The use of renewable waste water or the storm water for ground water recharge, can pollute the subsurface environment. In this process of ground water recharge, transfer of surface water to the subsurface is achieved through by passing the upper soil layers, which normally serve as an active filter to remove pollutants from the infiltrating water. Therefore, effective and safe technology for artificial ground water recharge requires inputs from (i) hydrogeology; (ii) hydraulics, and (iii) contaminant transport in the subsurface systems – an emerging area of research in earth sciences.
Many of the basic studies into understanding contaminant transport in the sub-surface environment will take a long time to reach maturity. This, in view of increasing use/misuse of systems which the sub-surface environment is being subjected to inadvertently, is perhaps the best reason to initiate these studies without any further delay. The emphasis should be on geohydrological studies that involve:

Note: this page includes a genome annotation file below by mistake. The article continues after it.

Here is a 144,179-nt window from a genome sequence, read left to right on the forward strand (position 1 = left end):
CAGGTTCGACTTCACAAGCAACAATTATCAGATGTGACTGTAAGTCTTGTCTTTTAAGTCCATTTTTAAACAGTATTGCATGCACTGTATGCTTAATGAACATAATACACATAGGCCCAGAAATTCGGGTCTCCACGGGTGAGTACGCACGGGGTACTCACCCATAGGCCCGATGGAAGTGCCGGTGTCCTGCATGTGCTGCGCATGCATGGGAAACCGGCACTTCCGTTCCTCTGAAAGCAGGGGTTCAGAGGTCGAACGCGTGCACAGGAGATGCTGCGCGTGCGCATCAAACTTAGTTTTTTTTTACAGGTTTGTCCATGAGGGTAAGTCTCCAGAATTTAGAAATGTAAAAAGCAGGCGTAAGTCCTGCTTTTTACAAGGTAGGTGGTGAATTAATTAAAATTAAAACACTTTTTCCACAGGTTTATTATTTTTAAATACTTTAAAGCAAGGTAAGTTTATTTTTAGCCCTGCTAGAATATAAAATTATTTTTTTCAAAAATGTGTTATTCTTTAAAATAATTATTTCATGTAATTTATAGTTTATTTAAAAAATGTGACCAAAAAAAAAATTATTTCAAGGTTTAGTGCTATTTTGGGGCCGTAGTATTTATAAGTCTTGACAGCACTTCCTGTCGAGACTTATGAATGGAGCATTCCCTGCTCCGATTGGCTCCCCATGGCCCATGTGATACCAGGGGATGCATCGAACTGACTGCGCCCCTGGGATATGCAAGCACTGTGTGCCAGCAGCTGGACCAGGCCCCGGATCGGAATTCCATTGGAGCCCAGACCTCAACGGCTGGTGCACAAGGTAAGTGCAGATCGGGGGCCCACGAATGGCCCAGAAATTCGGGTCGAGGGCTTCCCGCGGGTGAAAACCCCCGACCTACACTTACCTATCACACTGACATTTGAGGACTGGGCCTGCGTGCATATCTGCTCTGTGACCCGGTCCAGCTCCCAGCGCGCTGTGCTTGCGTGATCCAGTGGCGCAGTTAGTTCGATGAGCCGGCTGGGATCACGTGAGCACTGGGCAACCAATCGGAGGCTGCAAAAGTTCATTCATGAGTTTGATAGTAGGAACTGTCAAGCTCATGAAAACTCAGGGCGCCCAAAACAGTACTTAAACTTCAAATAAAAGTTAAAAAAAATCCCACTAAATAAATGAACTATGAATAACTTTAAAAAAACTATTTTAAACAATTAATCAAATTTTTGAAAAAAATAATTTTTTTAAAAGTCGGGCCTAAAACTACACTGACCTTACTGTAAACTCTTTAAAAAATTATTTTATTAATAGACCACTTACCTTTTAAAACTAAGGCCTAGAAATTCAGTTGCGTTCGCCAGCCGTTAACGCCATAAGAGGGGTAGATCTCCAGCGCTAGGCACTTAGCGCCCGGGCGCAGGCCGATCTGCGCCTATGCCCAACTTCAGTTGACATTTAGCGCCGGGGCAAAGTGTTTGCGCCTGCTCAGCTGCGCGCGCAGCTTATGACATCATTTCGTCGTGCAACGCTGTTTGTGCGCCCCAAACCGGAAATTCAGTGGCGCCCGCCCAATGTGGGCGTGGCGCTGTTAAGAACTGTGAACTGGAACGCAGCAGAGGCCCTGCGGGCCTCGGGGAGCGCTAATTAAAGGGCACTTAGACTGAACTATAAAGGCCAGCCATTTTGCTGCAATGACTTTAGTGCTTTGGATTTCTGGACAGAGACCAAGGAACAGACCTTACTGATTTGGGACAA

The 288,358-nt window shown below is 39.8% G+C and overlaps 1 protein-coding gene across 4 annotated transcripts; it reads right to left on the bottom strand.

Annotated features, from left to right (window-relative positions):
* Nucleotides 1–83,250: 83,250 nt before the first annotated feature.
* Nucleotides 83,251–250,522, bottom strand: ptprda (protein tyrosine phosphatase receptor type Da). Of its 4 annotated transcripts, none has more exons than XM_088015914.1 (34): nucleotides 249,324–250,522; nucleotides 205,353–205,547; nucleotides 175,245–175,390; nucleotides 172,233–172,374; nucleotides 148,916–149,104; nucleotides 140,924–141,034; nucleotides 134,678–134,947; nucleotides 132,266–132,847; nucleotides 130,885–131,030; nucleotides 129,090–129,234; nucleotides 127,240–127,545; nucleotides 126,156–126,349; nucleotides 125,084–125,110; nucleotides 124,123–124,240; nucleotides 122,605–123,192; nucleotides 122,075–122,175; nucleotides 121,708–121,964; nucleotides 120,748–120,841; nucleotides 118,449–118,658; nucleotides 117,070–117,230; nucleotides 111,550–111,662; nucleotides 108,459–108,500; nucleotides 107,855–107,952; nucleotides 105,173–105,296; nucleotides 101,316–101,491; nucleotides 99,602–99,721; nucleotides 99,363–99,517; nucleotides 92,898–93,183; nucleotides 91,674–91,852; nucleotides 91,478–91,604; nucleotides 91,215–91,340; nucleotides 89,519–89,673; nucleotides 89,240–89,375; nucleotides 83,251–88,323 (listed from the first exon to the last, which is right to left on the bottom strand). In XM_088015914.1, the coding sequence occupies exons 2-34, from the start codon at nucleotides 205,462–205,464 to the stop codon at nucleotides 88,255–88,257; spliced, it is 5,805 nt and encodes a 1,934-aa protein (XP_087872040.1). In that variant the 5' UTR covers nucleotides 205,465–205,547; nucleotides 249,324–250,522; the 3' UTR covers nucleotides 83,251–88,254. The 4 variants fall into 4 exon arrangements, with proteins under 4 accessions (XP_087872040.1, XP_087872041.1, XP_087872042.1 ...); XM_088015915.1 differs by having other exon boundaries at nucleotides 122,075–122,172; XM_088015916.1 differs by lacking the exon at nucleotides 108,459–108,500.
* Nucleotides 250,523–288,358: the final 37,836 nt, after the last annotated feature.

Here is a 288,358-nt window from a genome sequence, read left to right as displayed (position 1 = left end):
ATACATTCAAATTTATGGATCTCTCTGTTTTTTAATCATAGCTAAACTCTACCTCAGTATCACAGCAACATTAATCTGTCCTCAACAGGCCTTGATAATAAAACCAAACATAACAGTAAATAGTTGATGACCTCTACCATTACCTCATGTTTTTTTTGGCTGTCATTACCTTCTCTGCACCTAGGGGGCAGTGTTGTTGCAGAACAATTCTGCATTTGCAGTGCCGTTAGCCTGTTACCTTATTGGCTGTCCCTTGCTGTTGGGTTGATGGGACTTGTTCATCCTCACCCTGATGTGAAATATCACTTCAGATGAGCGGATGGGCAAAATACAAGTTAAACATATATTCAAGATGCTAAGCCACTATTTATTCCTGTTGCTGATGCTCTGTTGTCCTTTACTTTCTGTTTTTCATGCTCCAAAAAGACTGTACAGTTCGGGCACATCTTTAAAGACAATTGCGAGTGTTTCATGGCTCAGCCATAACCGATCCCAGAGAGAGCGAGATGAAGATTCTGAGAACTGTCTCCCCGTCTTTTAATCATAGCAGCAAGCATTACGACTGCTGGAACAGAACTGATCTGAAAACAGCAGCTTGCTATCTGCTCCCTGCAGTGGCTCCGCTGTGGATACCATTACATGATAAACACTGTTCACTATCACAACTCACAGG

(i) Tracer studies to quantify aquifer parameters of potential and known ground water zones.
3.7.2 Mineral Resources and Fuels
Next to water, the study and proper exploration of natural mineral resources (metallic deposits, radioactive minerals, coal etc.) become the prime consideration for the well being of the society and industrial growth. Earth scientists have the challenging task for detecting natural mineral resources to maintain society with its basic resource requirements. Research in metallogeny and related fields is therefore required for understanding the crustal processes that form the mineral deposits, the environment in which these processes operate, and the distribution of deposits through space and time. From this understanding new deposits can be predicted, discovered and developed. Also, combining plate tectonic concepts with detailed geological, geophysical and geochemical data on the local scale would give a better understanding about mineral deposits. Modern analytical tools and techniques, such as stable isotope measurements age-(EL) dating systems, fluid inclusion studies, will be of immense help for geoscientists in selecting a hypothesis in regard to the formation and distribution of mineral deposits which are primarily located in cratonic areas and in rocks of mobile belts. Furthermore, skilled use of data-bases would provide the greatest frontier challenge in mineral resource research, because the interpretation of these data is needed by constructing and testing models of the genesis question. Current trends in metallogeny research in India require: